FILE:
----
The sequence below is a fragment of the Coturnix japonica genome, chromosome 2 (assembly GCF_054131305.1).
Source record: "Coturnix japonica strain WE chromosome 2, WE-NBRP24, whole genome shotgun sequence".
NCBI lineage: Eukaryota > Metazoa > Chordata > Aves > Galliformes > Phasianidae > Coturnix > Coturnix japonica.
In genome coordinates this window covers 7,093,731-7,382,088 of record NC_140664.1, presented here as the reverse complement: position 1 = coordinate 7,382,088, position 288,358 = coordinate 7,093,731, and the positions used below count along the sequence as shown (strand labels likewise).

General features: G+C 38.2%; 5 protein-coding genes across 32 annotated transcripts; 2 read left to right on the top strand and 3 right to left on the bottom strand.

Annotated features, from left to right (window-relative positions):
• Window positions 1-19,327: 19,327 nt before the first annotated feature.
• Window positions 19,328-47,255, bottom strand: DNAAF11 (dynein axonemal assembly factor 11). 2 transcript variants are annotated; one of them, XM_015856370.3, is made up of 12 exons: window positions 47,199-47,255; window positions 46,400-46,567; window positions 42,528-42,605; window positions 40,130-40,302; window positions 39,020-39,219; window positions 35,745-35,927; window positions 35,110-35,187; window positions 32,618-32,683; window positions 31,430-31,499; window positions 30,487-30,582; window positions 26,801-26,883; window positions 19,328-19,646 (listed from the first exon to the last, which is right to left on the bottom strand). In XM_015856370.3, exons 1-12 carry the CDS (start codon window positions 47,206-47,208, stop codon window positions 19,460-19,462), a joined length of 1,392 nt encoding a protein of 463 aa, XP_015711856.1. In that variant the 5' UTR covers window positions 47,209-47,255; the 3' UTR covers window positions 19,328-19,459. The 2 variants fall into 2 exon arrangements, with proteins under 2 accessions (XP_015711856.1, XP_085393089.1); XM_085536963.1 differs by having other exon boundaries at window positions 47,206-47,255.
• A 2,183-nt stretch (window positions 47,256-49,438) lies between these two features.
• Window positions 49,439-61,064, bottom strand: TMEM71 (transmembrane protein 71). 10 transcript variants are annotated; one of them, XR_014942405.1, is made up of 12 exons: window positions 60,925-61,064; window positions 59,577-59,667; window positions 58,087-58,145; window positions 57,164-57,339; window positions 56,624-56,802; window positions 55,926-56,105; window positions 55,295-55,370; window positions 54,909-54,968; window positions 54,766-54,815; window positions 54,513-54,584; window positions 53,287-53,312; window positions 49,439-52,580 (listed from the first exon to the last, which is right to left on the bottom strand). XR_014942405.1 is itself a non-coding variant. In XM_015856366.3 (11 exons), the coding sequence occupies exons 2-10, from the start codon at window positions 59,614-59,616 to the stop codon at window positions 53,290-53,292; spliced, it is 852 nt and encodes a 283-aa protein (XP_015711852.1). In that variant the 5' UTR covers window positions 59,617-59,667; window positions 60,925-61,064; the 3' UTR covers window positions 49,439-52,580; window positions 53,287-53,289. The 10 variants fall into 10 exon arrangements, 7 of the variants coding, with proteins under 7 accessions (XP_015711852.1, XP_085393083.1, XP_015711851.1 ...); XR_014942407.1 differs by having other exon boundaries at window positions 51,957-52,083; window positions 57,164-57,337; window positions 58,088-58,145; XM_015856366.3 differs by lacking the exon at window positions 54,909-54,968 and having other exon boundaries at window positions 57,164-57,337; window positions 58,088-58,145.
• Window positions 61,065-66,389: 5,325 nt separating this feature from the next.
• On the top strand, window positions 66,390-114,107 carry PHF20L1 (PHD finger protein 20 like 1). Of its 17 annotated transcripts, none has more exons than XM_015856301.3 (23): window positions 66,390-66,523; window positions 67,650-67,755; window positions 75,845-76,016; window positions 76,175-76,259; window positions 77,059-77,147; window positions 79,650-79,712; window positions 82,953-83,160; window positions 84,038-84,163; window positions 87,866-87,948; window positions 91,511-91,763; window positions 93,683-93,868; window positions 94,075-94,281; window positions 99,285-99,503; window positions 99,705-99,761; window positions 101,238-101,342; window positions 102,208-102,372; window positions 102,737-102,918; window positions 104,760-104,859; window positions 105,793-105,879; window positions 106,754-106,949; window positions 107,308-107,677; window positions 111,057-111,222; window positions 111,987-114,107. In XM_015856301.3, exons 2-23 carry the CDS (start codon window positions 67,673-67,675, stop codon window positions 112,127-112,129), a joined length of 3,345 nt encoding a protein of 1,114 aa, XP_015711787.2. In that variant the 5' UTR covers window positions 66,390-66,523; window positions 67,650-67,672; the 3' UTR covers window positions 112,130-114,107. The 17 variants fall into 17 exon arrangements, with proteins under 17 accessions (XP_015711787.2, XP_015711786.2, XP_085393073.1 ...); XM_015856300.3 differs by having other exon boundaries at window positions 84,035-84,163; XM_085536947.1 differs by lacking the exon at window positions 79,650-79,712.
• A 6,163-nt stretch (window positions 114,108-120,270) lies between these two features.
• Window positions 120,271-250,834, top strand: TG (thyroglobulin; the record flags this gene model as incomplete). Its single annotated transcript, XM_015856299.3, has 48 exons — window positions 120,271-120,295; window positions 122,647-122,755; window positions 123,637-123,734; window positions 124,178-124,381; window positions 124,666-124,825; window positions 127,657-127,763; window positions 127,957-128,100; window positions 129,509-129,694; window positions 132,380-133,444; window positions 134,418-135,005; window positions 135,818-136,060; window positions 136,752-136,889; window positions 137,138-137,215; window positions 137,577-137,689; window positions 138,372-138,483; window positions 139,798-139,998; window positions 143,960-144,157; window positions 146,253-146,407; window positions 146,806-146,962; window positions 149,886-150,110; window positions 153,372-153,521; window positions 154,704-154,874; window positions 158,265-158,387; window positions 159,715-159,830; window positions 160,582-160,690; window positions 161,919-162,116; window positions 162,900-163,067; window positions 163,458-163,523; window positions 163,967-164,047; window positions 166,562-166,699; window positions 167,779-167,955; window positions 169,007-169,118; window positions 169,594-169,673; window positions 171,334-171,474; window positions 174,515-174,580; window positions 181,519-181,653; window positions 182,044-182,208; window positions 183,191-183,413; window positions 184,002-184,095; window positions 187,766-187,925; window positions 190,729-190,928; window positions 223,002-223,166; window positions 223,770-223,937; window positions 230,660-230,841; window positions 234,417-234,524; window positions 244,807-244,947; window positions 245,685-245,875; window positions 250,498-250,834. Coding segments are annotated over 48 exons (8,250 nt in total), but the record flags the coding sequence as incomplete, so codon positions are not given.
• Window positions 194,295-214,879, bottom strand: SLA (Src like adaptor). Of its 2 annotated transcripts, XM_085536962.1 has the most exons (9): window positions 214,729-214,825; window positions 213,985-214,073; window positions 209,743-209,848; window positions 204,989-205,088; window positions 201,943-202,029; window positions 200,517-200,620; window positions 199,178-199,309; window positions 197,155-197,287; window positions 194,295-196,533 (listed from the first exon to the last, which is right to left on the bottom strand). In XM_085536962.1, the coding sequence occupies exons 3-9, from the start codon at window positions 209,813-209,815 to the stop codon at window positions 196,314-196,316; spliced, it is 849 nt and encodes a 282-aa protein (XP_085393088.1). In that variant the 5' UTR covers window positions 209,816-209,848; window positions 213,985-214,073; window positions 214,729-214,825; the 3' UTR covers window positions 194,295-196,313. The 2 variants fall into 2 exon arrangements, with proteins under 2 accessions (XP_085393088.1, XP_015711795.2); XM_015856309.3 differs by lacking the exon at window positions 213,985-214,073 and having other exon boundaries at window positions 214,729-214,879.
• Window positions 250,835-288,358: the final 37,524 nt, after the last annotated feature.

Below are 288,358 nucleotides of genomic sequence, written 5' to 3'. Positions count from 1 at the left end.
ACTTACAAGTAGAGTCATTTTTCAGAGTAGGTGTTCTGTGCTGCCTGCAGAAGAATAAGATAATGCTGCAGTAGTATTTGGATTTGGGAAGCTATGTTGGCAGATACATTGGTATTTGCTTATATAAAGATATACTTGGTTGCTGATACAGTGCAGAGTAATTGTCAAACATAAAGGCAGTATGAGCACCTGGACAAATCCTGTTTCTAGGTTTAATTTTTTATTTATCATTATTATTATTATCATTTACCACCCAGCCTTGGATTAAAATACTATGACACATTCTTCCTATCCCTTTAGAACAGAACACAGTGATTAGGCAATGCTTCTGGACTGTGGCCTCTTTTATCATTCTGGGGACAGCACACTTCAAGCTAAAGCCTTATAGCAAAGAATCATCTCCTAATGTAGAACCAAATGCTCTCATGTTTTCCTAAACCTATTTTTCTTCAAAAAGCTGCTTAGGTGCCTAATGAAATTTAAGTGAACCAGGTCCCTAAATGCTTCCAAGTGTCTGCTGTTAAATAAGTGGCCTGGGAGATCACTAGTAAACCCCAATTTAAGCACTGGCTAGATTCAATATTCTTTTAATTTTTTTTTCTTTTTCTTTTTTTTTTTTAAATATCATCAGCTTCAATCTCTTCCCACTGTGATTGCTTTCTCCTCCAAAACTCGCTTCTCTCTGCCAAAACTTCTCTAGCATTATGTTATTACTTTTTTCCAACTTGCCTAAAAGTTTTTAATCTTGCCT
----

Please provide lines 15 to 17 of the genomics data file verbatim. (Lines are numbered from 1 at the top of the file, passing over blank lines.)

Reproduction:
• Window positions 194,295-214,879, bottom strand: SLA (Src like adaptor). Of its 2 annotated transcripts, XM_085536962.1 has the most exons (9): window positions 214,729-214,825; window positions 213,985-214,073; window positions 209,743-209,848; window positions 204,989-205,088; window positions 201,943-202,029; window positions 200,517-200,620; window positions 199,178-199,309; window positions 197,155-197,287; window positions 194,295-196,533 (listed from the first exon to the last, which is right to left on the bottom strand). In XM_085536962.1, the coding sequence occupies exons 3-9, from the start codon at window positions 209,813-209,815 to the stop codon at window positions 196,314-196,316; spliced, it is 849 nt and encodes a 282-aa protein (XP_085393088.1). In that variant the 5' UTR covers window positions 209,816-209,848; window positions 213,985-214,073; window positions 214,729-214,825; the 3' UTR covers window positions 194,295-196,313. The 2 variants fall into 2 exon arrangements, with proteins under 2 accessions (XP_085393088.1, XP_015711795.2); XM_015856309.3 differs by lacking the exon at window positions 213,985-214,073 and having other exon boundaries at window positions 214,729-214,879.
• Window positions 250,835-288,358: the final 37,524 nt, after the last annotated feature.

Below are 288,358 nucleotides of genomic sequence, written 5' to 3'. Positions count from 1 at the left end.